Your clothes:

Your socks should be moisture-wicking. Some people prefer tall compression socks – make sure you practice with your socks on at least one long run.

Running shorts/Bike shorts/Capris/Long pants. Try all of these options on at least one long run before race day. I preferred to have bottoms with large side pockets for my phone and gels and decided to skip out on a running belt or hydration vest.

Running belt/Hydration Vest – First, make sure these are permitted at your race. The NYC Marathon allows all belts and hand-held water bottles, but no hydration vests. Always practice wearing these on as many of your runs as you can, even your short runs. Make sure that whatever you wear is well-fitted to your body. I was grateful to borrow a friend’s size Large FlipBelt during a long run. However, the belt wasn’t firmly fitted to my waist and the water bottle kept hitting my back for all 16 miles. I ended up with a big welt on my back that lasted for several weeks.

Shirts/Tanks/Muscle Tees/Long Sleeves. As above, try all of these options before race day. Don’t forget that some fabrics rub differently when they are wet (races are rarely canceled or postponed for rain). And anything that is screenprinted or embroidered on your shirt will be rubbing against your skin for many miles.

Hats/Visors/Headbands. Again, practice with these.

Music. Make sure music is permitted at your race. Many races will actually discourage the use of Air Pods/headphones/AfterShokz because of the decreased awareness of environmental hazards. And there are some arguments that music could be considered an unfair advantage because the beat of the music could actually pace a person’s running. However, for most average runners in average races, you can wear headphones of some sort.

Hydration. I made it a point to find out exactly what was offered at the NYC Marathon – down to the flavor of Gatorade. Then I stocked up and practiced hydrating during my runs using Lemon Lime Gatorade.

Nutrition. Some races will also offer nutrition options for during the race. Again, make it a point to see and test out what they are offering. The NYC Marathon provided Science in Sport Gels in various flavors. I am not a fan of gels, however, I made it a point to practice using gels before race day.

Put your name on your shirt. You can have it screenprinted, or just written in Sharpie on some duct tape. But spectators will certainly yell for you if your name is written on your shirt.

Check out the start time of your race and practice all of your logistics at least once before race day. The NYC Marathon start is staggered (Can you imagine all 50,000 racers starting at one time?). Once I got my start time, I made sure to change up my usual early long run to my race day starting time (10:20 a.m.). It allowed me to figure out my pre-race nutrition (which meant more food than I was used to eating) and hydration.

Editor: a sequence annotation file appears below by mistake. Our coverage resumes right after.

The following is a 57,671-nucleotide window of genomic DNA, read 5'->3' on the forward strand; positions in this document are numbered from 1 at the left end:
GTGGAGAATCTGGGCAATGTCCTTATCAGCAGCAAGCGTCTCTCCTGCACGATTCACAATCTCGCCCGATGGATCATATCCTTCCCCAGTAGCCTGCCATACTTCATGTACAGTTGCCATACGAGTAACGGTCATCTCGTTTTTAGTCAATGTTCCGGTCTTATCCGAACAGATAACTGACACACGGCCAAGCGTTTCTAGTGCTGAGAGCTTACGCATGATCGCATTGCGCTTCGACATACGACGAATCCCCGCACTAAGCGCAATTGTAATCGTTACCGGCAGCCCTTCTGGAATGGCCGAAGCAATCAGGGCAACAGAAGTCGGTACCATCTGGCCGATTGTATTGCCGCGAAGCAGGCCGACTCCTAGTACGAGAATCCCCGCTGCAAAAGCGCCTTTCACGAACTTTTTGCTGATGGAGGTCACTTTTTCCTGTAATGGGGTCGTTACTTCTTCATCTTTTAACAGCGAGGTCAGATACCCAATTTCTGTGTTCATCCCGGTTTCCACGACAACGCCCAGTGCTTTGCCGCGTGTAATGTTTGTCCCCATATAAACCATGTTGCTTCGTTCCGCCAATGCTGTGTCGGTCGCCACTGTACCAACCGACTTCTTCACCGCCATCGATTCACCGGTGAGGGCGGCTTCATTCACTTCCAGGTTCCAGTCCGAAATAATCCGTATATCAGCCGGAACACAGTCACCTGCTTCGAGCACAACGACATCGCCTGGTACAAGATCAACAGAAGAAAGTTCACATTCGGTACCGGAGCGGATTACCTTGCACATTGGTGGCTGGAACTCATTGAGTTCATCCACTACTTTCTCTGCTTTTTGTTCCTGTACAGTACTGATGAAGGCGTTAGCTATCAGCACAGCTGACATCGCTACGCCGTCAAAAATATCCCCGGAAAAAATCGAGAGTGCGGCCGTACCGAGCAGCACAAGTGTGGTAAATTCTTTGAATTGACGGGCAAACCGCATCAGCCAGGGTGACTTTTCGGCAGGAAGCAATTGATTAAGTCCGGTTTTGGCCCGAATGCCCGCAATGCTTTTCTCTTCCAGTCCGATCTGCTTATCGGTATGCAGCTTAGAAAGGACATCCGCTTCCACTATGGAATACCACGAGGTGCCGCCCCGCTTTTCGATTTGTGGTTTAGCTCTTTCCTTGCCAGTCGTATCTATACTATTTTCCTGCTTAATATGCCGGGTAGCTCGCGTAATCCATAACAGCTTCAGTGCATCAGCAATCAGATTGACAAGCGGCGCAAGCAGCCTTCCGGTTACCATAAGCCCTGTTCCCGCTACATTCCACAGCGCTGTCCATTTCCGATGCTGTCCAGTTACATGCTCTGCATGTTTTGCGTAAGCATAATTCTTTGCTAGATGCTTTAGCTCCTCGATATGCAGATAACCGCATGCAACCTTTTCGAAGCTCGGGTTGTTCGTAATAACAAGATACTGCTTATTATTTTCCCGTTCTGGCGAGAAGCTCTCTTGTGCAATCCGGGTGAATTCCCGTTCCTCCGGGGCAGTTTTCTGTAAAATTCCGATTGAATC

Plan your race day. Set out your clothes the night before and make sure you set several alarms. Make sure you have plenty of time to get to the race without stressing. With the NYC Marathon, there are only two transportation options to get to the start of the race – by bus or ferry. Both options become more crowded as the morning wears on. I read a lot of stories post-race about how the 8 a.m. Staten Island Ferry was completely full and there were long lines for the buses, which led to some people missing their wave start time. I decided upon early transportation, and while I sat in Athlete’s Village for a few hours, I didn’t feel anxious and stressed out.

Enjoy the Experience

Take a moment to appreciate the experience. A lot of time and energy (and a surprising amount of money!) goes into training for a marathon. Race Day is the culmination of all that hard work, but keep in mind that it is just one day. So, take it all in. I bought incredibly overpriced race gear at the Expo when I was picking up my race bib. I made a point to make and chat with a new friend on the bus ride to Athlete’s Village before the race. I took pictures and video of the start of the race. I high-fived almost every child on the left side of the road in Brooklyn (which is ten miles long). I tried to read and enjoy the spectators’ signs. And I stopped and hugged my friends and family when I saw them on the sidelines cheering for me. In parody of Ferris Bueller, “A marathon moves pretty fast. If you don't stop and look around once in a while, you could miss it.”